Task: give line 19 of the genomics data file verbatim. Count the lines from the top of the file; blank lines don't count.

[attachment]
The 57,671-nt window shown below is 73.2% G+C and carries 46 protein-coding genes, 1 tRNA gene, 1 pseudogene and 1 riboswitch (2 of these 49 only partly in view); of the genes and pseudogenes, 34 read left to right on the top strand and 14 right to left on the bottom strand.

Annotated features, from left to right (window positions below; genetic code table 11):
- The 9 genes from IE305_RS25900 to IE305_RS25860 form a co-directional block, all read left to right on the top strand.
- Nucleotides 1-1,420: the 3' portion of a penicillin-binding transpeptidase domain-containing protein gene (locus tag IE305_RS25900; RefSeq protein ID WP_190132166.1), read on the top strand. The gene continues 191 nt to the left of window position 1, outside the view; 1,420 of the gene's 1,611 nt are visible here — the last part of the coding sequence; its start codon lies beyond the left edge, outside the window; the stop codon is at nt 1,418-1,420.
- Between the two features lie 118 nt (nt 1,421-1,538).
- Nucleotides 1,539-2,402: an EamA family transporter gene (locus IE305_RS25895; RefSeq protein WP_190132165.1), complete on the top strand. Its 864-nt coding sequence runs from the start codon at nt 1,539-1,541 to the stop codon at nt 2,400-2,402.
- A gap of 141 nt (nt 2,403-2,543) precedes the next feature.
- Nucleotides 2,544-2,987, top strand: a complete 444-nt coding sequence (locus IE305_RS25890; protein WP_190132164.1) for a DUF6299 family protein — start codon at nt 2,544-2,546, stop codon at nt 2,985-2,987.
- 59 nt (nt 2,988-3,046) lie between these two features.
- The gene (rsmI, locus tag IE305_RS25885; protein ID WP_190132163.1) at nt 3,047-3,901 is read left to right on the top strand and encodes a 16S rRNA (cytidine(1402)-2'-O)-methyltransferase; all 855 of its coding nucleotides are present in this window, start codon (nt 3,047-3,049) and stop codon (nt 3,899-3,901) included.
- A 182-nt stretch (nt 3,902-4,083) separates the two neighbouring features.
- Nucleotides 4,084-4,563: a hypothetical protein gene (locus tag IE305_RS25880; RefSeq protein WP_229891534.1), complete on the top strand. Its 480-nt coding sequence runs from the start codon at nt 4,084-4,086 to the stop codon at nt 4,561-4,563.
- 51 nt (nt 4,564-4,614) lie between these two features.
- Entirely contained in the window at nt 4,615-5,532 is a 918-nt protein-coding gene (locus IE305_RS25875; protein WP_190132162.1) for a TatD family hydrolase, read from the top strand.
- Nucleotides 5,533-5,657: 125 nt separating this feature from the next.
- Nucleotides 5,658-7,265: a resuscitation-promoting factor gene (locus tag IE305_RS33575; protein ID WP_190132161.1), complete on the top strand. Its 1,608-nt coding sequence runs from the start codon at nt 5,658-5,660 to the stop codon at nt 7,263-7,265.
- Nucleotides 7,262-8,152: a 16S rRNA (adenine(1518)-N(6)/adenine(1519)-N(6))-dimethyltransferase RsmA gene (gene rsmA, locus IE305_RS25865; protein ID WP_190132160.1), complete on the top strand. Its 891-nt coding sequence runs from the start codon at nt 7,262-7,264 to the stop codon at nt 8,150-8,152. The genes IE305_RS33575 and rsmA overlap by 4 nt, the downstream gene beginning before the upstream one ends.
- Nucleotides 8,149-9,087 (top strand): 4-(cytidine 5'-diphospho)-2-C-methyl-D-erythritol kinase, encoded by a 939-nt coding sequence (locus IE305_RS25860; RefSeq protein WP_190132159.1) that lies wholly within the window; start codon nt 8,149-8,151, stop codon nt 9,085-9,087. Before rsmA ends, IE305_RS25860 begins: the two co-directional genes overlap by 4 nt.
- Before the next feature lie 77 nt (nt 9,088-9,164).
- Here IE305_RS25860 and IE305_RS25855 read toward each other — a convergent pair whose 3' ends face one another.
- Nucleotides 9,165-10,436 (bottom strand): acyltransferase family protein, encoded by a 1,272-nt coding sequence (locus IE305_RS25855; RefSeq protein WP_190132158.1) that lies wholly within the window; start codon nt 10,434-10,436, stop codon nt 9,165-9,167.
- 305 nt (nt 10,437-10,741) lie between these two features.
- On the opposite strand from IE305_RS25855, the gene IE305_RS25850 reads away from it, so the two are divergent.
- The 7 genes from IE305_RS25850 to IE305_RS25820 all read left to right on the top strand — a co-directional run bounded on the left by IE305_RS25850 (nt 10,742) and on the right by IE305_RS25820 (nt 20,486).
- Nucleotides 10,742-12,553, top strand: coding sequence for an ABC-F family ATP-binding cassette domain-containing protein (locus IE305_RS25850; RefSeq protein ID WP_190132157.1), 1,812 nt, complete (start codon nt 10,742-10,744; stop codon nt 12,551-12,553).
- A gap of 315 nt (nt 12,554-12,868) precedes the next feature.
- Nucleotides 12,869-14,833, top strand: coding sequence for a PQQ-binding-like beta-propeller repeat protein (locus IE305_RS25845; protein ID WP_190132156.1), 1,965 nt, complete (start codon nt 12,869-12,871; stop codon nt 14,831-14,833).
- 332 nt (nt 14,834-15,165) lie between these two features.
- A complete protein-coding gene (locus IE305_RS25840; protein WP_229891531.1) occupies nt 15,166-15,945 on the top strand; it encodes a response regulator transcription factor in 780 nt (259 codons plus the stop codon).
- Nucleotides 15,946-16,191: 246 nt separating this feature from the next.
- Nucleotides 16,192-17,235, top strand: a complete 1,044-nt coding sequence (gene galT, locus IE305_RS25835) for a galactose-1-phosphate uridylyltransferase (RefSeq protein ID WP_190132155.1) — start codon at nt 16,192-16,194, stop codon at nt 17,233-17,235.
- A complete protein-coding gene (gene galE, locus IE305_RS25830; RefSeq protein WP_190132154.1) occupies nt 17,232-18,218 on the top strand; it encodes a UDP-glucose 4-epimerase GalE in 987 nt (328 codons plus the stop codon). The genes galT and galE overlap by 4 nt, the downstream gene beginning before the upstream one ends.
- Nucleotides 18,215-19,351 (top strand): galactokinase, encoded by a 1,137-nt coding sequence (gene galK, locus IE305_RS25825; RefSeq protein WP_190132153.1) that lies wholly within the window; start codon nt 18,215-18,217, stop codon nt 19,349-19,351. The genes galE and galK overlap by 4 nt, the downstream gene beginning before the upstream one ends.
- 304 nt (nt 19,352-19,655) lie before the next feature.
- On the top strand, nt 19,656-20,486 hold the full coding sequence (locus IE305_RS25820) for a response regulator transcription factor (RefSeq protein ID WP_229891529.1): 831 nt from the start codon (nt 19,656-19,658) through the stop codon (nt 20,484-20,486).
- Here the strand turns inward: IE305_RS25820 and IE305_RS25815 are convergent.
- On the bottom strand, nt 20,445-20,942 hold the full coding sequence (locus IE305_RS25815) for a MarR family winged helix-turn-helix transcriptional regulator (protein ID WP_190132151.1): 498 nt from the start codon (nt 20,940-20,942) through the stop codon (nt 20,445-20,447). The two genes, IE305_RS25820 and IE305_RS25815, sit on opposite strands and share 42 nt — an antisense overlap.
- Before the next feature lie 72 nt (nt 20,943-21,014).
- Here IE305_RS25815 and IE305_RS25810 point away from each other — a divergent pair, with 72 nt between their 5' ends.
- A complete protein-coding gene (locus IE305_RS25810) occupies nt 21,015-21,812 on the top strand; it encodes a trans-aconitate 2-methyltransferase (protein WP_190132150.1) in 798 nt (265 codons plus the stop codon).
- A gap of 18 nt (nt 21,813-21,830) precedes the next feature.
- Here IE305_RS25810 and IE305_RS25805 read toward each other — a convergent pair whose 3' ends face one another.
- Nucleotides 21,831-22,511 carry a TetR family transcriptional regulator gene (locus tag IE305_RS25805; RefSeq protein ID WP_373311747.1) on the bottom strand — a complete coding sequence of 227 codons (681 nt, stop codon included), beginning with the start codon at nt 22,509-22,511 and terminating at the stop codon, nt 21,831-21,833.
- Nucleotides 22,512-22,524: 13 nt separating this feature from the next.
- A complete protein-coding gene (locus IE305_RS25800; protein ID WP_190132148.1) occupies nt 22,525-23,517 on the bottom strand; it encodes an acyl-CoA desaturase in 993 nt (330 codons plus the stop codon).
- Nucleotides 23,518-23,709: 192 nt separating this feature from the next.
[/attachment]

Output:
- Before the next feature lie 77 nt (nt 9,088-9,164).